CSCMP's Supply Chain Quarterly
December 14, 2019
Forward Thinking

For Wal-Mart, being "best in market" is key to global success

When it comes to supply chain strategies, sometimes "best in market" trumps "world class."

When it comes to supply chain strategies, sometimes "best in market" trumps "world class." That's the philosophy Wal-Mart Stores Inc., the world's largest retailer, has adopted in developing supply chains to serve overseas markets, according to Gary Maxwell, senior vice president of international supply chain.

In his keynote address at CSCMP's Annual Global Conference in September, Maxwell explained why Wal-Mart has decided to focus on being "best in market." Rather than try to bring world-class supply chain practices and technologies to every country it serves, the retailer considers each situation individually —analyzing factors like land and labor costs, local regulations, and risk —and then tailors its approach to that market. The company currently has stores in 15 countries outside of the United States (including those that it operates as joint ventures) and runs 228 distribution centers to support its overseas operations. In addition to food and general merchandise outlets, Wal-Mart also operates restaurants, food processing facilities, and even a bank in other countries.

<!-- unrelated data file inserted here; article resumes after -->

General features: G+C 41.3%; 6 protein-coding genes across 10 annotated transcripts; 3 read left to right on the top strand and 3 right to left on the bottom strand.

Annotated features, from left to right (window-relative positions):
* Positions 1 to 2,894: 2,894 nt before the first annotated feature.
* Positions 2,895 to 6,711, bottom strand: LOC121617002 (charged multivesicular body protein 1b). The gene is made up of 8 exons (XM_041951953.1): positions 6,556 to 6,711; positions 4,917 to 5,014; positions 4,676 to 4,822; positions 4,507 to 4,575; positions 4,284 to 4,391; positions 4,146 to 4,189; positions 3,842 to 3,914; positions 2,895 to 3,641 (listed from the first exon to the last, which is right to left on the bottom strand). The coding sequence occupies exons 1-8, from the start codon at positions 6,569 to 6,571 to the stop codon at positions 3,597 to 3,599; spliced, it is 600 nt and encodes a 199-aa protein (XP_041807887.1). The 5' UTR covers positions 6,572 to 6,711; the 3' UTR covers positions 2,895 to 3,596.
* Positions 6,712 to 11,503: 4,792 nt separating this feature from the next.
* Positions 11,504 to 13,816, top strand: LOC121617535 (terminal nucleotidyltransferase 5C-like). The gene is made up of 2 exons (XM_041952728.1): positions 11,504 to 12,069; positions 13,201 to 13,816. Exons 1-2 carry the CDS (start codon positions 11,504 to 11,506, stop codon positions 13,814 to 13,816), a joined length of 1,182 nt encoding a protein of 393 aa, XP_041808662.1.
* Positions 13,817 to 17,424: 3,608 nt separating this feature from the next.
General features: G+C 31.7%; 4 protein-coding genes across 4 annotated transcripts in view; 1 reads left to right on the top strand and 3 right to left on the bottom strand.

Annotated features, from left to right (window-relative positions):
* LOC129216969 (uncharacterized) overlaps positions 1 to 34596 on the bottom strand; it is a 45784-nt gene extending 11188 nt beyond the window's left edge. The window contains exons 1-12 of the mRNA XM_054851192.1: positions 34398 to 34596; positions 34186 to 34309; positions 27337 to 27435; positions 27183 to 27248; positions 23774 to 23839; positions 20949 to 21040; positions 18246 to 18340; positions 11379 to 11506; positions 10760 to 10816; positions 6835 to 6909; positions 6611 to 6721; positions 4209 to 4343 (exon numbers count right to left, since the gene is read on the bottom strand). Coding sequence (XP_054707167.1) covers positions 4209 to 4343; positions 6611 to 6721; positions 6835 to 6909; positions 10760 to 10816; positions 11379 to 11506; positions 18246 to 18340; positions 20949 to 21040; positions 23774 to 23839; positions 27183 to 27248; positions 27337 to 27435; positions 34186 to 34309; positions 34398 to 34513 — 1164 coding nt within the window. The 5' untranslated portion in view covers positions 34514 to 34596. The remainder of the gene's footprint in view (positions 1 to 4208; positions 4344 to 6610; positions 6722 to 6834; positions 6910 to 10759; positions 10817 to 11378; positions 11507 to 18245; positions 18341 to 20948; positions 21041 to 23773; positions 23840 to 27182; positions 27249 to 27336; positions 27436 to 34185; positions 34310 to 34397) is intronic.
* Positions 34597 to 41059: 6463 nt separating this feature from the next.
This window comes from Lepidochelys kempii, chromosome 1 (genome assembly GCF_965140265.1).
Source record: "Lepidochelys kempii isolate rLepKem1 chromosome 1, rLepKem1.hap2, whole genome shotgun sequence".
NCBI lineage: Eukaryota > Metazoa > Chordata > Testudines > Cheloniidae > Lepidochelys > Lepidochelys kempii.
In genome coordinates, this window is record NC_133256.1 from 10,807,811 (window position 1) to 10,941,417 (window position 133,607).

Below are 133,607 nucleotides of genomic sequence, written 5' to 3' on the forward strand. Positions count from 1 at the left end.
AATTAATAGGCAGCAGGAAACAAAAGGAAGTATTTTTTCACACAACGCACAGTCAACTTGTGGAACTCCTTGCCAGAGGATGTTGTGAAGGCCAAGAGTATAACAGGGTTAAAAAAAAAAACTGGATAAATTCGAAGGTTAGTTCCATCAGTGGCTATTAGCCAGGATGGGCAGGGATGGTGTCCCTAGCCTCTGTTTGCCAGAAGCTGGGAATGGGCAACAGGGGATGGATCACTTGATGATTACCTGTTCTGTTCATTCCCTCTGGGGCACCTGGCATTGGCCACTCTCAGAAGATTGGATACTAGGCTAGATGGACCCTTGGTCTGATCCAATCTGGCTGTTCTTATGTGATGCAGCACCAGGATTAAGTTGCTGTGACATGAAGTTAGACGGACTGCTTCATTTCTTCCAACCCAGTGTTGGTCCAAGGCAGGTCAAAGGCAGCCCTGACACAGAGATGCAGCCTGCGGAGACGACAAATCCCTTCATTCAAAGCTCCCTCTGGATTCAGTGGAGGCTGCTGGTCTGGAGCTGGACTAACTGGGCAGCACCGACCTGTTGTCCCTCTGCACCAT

A best-in-market approach requires "thinking like a customer" and "understanding where the market is on the maturity curve," Maxwell said. In some countries, consumers may not be willing or able to pay the higher prices that inevitably result when a lot of costly automation and sophisticated handling facilities are introduced. "Our first warehouse in India was small and had no automation," he said. "We had racks and forklifts because that was what the customer could afford."

In Japan, on the other hand, quality-conscious consumers can afford —and even expect —higher prices. There, Wal-Mart's warehouses employ such technology as sortation systems, radio-frequency picking, automated cranes, and mini-load systems. "Each piece of technology [in Japan] is targeted at keeping product at a certain quality," Maxwell said.

This strategy appears to have served the company well. Last year, Wal-Mart's international division earned just under US $100 billion, a figure that accounted for one-quarter of the retailer's overall sales.

While Wal-Mart tailors its supply chain for a market's current needs, it also recognizes that markets do not remain static. For that reason, the retailer introduces more sophistication and technology into a country's supply chain as its national market matures. "We need to build a best-in-class supply chain for today," Maxwell said, "and then we'll evolve the supply chain."

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